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Eventually, as the show goes on, we meet the Asgard, another alien race pretending to be deities. However, unlike the Goa’uld, the Asgard wish to guide people to a better future, watch over them, and keep them safe. But even though the Asgard are more benevolent, giving, and have no desire to be worshiped, we are still left with a religion invented by aliens. The Asgard do readily drop their ruse as soon as they think a people are advanced enough to understand who they are, but unfortunately those same people never stop to wonder about some things they should be wondering about, like: I’ve been praying to these jackasses! Or even, what’s going to happen when we die? Does this mean Valhalla isn’t real? Fuck!

On the whole, the first so many seasons of Stargate has a very negative view of religion—or at least, it does of non-Christian/non-Judaism religions. At almost every turn, the show takes multiple deities or historical figures, regardless of how popular that religion is, and turns them into villains. Hell, even Kali shows up as a Goa’uld for one episode in Season 5. And the show mentions that she used to work under Shiva. So even Hinduism, the fourth most popular and quite possibly the world’s oldest religion, is written off in a single episode, and then it’s never mentioned again.

I always wondered when watching this show why a Goa’uld never took on the persona of Jesus or Mohammad, but I imagine that since it was a Western show whose primary audience was more likely Christian than another religion, Jesus was probably off limits. Eventually, Stargate introduces characters from a more Westernized religion or legend, such as Merlin and King Arthur, but at no point does it introduce Goa’uld Jesus, or any other Christian figures. This struck me as both racist and culturally appropriative, since Stargate does whatever it wants with non-Western religions and has no problems presenting them as evil. Even someone like Yu, who isn’t actually a deity, just an historical figure, is an antagonist in the show. But people like Merlin are all more or less good guys.

In the later seasons and movies, Stargate does take a more positive stance on religion—well, Christianity, at least—while still managing to talk about religious fanaticism, subjugation, and persecution. But it’s not something that the show delves into all that much, and the narrative could have most certainly expanded on it. While Stargate was under no obligation to be a positive show religiously, I would have expected it to talk more about what it would actually mean for us to discover that just about every deity ever worshiped on Earth was actually an alien. That has huge ramifications that Stargate rarely addresses.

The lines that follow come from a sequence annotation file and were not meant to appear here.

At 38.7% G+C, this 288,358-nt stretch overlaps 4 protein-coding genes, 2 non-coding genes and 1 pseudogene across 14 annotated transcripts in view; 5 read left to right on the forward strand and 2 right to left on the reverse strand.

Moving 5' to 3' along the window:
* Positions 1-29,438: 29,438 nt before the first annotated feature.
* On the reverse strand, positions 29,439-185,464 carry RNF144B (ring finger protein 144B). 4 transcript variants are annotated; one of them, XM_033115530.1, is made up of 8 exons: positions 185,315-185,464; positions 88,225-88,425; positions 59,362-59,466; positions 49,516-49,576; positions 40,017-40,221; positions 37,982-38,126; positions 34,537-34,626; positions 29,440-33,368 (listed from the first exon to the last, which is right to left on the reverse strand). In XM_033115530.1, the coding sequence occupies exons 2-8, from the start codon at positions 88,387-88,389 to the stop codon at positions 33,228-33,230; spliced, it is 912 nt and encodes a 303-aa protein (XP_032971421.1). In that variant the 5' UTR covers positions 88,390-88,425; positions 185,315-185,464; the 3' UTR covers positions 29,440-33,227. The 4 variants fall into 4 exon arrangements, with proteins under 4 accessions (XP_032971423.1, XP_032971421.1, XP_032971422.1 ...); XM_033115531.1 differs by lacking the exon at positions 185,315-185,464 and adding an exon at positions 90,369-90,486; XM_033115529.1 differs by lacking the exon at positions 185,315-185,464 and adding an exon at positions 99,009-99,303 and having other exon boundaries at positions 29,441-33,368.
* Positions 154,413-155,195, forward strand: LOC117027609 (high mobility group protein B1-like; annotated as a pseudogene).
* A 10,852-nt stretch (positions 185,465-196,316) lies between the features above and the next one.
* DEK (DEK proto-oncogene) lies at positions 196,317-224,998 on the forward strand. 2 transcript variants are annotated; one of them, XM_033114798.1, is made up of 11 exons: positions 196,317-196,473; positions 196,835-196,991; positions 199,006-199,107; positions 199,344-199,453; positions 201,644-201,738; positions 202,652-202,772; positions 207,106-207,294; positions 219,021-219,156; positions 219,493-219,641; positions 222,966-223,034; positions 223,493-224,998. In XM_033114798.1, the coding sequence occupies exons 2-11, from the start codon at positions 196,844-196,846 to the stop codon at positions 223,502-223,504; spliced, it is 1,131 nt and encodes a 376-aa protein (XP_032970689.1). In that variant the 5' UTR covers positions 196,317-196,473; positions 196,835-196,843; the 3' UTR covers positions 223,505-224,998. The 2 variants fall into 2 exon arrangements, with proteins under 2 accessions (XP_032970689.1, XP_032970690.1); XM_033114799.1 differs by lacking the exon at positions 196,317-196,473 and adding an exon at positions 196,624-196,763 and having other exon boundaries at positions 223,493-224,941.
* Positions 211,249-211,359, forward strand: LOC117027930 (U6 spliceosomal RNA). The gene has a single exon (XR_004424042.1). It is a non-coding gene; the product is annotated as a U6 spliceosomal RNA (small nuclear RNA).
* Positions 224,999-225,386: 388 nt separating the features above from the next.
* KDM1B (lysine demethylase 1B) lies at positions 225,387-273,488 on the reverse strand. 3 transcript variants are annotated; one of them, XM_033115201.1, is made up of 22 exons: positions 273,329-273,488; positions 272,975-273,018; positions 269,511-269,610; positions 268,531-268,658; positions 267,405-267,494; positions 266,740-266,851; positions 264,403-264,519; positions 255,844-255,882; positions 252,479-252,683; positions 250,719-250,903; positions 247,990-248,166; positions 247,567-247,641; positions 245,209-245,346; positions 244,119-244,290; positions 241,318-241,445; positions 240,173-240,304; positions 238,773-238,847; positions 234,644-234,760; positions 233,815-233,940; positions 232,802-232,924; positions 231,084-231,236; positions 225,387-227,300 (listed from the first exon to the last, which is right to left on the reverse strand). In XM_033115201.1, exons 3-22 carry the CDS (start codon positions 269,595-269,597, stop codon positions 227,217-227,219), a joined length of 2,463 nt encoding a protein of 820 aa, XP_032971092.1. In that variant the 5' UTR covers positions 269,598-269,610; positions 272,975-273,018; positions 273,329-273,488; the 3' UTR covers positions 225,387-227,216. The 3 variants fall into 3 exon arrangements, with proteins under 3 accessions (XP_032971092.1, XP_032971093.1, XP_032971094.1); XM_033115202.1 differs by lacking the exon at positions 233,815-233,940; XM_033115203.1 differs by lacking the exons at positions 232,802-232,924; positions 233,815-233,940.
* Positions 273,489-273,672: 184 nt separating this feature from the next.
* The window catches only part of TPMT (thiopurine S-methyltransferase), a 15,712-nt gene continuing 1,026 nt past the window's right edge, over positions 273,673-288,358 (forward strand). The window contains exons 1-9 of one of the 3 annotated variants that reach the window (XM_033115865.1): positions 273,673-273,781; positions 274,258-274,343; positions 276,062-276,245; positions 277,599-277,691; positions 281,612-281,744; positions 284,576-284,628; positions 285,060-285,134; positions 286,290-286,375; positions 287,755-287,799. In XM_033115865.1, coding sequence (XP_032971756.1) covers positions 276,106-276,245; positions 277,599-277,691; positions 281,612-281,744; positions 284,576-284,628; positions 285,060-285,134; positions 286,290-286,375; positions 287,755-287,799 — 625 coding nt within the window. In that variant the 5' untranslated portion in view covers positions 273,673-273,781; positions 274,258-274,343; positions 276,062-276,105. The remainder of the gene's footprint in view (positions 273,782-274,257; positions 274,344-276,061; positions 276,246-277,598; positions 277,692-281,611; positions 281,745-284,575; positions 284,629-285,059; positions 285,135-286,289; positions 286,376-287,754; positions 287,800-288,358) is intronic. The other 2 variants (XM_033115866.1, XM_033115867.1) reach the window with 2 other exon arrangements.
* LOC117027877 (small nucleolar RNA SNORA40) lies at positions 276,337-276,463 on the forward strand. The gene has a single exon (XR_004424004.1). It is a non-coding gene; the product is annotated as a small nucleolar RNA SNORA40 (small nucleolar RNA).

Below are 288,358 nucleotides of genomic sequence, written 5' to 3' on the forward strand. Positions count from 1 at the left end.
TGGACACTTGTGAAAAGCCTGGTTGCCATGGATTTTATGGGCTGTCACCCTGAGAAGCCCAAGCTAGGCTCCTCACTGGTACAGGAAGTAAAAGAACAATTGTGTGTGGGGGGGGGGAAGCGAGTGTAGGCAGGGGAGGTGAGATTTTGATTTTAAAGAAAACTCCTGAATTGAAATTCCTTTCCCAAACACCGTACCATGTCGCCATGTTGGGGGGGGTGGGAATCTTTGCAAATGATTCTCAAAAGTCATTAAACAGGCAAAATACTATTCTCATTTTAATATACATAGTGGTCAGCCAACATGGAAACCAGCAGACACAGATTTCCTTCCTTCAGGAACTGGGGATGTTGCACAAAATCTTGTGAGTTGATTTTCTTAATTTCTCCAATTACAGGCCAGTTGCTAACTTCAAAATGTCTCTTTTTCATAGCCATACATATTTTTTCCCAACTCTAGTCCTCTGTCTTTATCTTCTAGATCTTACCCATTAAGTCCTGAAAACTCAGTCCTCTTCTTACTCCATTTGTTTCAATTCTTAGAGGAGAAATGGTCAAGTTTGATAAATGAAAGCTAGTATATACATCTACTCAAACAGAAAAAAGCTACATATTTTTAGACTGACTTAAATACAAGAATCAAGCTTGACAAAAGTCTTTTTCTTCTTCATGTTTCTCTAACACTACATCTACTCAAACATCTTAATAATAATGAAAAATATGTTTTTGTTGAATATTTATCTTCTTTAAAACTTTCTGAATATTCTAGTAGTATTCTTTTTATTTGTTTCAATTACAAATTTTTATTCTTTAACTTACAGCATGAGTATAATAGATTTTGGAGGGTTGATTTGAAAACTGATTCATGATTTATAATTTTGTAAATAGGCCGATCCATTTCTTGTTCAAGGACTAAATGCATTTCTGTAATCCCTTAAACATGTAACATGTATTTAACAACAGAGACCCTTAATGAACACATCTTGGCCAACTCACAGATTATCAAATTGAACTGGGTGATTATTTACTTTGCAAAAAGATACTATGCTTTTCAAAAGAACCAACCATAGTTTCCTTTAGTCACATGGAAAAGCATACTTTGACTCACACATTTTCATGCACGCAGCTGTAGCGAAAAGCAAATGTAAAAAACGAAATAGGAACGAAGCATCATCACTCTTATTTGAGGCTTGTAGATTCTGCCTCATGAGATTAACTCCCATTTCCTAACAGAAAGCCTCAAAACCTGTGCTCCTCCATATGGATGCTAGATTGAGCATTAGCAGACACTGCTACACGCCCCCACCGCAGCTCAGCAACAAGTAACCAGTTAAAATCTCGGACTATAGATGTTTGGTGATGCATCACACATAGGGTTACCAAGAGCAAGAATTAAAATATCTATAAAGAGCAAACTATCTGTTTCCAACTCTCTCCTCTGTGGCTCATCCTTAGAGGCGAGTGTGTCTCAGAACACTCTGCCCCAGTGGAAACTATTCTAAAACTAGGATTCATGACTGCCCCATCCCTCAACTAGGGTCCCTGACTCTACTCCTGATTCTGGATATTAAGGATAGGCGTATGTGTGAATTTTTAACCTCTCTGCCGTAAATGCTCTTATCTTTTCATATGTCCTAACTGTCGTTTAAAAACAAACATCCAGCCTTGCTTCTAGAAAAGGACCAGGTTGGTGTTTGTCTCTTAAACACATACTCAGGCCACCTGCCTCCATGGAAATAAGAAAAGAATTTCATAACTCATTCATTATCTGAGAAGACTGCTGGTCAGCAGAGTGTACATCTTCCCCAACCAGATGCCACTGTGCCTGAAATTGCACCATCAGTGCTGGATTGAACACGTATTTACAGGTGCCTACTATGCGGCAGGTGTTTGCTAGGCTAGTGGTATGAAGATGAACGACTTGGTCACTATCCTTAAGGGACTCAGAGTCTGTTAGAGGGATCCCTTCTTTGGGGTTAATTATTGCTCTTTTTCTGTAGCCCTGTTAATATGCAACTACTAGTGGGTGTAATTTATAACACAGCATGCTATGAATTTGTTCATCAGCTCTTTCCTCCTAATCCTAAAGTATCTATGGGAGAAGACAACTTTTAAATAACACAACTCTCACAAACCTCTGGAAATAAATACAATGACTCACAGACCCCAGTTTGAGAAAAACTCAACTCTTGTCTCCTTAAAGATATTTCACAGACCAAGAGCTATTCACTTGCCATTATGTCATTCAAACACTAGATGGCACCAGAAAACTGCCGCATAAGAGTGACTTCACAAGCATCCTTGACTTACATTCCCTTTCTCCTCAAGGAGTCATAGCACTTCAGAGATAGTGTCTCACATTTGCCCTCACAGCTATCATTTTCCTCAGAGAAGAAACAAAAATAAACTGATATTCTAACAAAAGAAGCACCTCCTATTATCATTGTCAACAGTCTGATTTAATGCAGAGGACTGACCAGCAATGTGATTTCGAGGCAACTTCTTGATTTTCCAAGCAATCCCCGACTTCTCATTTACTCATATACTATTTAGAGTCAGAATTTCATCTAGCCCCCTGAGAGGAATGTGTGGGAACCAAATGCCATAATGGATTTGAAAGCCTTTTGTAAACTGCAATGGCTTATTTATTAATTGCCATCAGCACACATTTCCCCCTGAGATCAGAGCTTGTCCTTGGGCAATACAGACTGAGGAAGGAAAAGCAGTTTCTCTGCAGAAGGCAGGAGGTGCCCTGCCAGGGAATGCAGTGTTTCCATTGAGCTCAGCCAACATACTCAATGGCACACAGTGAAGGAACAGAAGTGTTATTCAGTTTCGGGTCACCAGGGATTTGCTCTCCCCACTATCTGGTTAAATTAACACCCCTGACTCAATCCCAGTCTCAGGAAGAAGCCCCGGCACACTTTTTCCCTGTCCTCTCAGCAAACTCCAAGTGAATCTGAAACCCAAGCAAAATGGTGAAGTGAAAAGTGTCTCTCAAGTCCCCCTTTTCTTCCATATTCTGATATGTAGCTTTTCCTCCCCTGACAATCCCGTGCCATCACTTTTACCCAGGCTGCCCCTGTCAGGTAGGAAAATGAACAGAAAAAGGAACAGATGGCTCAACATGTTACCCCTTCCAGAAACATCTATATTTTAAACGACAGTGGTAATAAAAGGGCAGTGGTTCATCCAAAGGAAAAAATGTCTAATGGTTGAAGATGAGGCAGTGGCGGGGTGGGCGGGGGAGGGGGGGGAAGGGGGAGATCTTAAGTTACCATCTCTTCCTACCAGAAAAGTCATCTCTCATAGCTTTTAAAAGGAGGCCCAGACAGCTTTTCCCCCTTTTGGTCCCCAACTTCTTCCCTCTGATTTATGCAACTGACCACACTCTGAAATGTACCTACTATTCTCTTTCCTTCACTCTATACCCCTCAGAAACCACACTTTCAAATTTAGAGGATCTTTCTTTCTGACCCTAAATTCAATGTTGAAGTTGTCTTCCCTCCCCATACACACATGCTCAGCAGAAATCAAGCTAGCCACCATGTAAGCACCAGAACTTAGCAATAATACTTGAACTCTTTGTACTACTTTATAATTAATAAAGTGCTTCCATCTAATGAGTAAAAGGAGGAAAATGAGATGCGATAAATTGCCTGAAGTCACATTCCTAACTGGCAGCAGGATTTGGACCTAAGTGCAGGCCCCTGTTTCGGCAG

—  from “Oh, My Pop Culture Goa’uld: When Our Gods are Aliens,” originally published December 2014.

Though I will concede that there are decent and thought-provoking arguments against Skye, most of them don’t make a lot of sense. She has vague morals, but she’s too perfect. She wears makeup and is pretty; well, that’s a crime worthy of extreme hate right there, amirite? I mean, I wasn’t aware that being both good-looking and a hacker were mutually exclusive.

Additionally, she also gets a lot of hate for wanting to know about her past and not appreciating S.H.I.E.L.D. keeping secrets about her own life from her. And apparently, in the episode “The Hub”, it was also wrong of her to be concerned for her other team members who were sent on a top-secret and incredibly dangerous mission. But at the end of the day, Skye can’t seem to win any favors with the fans. If she’s not being too selfish, she’s being too nice.

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A while back, Red Hood and the Outlaws, a title in DC’s New 52, became the source of much outrage, and we here at LGG&F weren’t the biggest fans of it either, if only because of the character Starfire and her blatantly misogynistic portrayal.

Starfire was never really that big of a character in the DC Universe before, except for in Teen Titans, but her portrayal in the reboot has upset a lot of people nonetheless. The New 52 initially seemed to have revamped her character from a sexually liberated, loving superhero, who fought with righteous anger and the power of her emotions, into a vapid sex doll who suffered a severe case of amnesia—to the extent that she couldn’t remember who Dick Grayson, the love of her life, was. She was no longer sexually liberated or her own person. She was nothing more than a woman who stood around posing sexily in spine-breaking positions for heterosexual men.

Her portrayal in the first issue was so sexist and misogynistic that it turned me off the entire series, and I had no desire to continue it. That was, until very recently, when I saw this picture.